In a post headlined “Dear Hollywood: Spiritual Dramas Aren’t Just for White People,” Gizmodo writer Evan Narcisse has a very specific race gripe: The afterlife is too white.
Prompted by watching Netflix supernatural drama The OA, Narcisse has written an article for the tech blog that is just plain odd.
He writes about the show in which Brit Marling plays a young blind woman who has encounters with the afterlife: “There was something jarring about seeing an ethereally affected white woman call herself the Original Angel, as if she had floated off a Renaissance painting of a biblical miracle and onto the TV screen.
“In this way, The OA is another example—like the 1996 John Travolta vehicle Michael, K-PAX and Powder— of how whiteness is treated as the default whenever a story decides to take a metaphysical look at the spiritual.
“Think of any movie or TV show starring someone purporting to be an angel, and that angel will be white (although the roles of other, supporting angels may have more diversity). Modern religious epics still cast Caucasian actors as the decidedly non-Caucasian Noah, Moses and others. Only recently has God been played by anyone other a white person, thanks to Morgan Freeman’s gravitas and sonorous voice.”
Citing a two-decades old John Travolta flop comedy as evidence—not to mention ignoring Will Smith’s recent movie fascination with the afterlife or Eddie Murphy comedy The Haunted Mansion—strikes us as shaky ground on which to build a thesis.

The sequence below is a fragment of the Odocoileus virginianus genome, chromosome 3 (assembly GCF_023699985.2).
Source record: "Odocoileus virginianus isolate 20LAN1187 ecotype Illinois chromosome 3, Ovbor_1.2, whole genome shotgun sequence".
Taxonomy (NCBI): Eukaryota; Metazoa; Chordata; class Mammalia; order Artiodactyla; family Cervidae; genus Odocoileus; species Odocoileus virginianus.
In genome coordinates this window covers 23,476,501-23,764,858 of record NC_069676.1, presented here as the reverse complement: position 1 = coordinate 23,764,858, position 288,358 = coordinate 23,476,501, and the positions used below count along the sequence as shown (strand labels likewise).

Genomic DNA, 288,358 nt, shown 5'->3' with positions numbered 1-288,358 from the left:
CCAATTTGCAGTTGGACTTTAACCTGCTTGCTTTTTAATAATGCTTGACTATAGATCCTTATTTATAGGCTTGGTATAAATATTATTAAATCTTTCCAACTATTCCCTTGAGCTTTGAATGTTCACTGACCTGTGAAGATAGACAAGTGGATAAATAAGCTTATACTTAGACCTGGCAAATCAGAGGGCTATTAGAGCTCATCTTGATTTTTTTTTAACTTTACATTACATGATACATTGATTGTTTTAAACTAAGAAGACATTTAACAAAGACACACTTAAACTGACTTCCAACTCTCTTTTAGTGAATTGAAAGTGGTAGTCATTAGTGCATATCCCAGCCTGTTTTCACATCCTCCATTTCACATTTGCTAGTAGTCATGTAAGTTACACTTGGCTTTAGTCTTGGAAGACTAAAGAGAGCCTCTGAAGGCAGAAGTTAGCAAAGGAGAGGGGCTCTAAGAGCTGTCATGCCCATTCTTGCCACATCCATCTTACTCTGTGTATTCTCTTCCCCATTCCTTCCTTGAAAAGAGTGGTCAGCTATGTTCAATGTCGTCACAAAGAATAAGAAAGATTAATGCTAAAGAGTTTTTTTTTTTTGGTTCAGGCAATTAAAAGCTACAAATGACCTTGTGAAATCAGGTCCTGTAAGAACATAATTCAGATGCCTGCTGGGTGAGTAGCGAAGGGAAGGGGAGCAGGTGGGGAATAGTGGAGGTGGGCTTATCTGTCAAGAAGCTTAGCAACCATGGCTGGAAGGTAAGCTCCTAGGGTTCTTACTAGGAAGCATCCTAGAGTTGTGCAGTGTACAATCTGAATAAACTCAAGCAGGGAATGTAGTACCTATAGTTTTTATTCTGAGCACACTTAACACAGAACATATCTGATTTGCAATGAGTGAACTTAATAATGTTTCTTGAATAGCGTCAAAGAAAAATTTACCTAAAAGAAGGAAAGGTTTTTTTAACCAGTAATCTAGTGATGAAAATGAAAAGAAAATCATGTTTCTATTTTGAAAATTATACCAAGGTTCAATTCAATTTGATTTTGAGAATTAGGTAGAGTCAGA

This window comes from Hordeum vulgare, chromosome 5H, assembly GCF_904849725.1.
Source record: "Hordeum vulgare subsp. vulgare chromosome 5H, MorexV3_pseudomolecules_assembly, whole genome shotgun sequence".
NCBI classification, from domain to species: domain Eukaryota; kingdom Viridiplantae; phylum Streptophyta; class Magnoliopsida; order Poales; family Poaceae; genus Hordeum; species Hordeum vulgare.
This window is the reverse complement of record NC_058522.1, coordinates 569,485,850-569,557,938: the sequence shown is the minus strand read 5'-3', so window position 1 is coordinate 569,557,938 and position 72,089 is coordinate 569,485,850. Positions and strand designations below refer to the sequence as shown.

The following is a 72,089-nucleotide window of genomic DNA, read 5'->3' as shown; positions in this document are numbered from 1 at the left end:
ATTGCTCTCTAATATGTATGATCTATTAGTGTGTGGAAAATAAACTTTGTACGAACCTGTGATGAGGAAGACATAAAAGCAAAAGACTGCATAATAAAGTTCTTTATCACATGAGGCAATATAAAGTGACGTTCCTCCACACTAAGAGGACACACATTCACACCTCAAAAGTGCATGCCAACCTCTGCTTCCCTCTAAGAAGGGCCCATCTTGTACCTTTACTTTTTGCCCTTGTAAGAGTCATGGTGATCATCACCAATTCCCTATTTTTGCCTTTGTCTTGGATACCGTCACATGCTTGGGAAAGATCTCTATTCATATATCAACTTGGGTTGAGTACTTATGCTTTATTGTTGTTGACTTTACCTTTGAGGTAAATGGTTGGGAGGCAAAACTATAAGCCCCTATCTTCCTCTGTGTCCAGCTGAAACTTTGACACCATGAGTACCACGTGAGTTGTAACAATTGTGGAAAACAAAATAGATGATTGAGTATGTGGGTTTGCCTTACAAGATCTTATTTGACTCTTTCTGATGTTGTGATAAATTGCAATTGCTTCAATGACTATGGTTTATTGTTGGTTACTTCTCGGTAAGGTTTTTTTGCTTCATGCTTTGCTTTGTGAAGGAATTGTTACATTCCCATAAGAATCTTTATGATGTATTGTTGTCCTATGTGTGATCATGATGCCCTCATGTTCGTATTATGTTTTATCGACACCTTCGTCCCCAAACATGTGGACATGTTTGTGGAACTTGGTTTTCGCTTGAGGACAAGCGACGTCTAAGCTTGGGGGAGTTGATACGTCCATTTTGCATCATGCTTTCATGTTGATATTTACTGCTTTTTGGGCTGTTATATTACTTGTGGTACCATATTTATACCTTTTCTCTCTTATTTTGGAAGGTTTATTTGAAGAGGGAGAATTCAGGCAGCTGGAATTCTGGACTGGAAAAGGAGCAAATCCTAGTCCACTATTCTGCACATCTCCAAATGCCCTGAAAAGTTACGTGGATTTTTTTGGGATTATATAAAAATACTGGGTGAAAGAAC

But Narcisse continues: “The message that comes across from the aggregate paleness of supernatural/spiritual fiction like The OA is that the interior spiritual lives of black people and other folks on the margins don’t matter as much. Usually, non-white characters appear, help out white folks, and get out of the way. It’s the Magical Negro trope, and among its many problems is how the wants and needs of the Negroes themselves are never paramount. Even Morgan Freeman’s God in the Almighty movies only shows up to help the white mortals he’s granted omnipotence to.
“This makes it appear that religion in general—and divine beings in specific—have no interest in non-white people. And the status quo is furthered by the fact that non-white characters never seem to have any religious turmoil or spiritual awakening in their own lives.”
Narcisse observes: “But that’s not true. Because I know firsthand that stranger things happen to us, too.” He then relates a long. meandering account of a “Brush With The Unexplained” about an eerie incident involving his mother in Haiti.
He concludes: “Weirdness doesn’t just happen to white people. I’ve seen proof of it with my own two eyes.”
Far be it from us to disrespect the writer’s memories or family heritage, but the only thing this piece “proves” is that Gizmodo lets its writers ramble at will.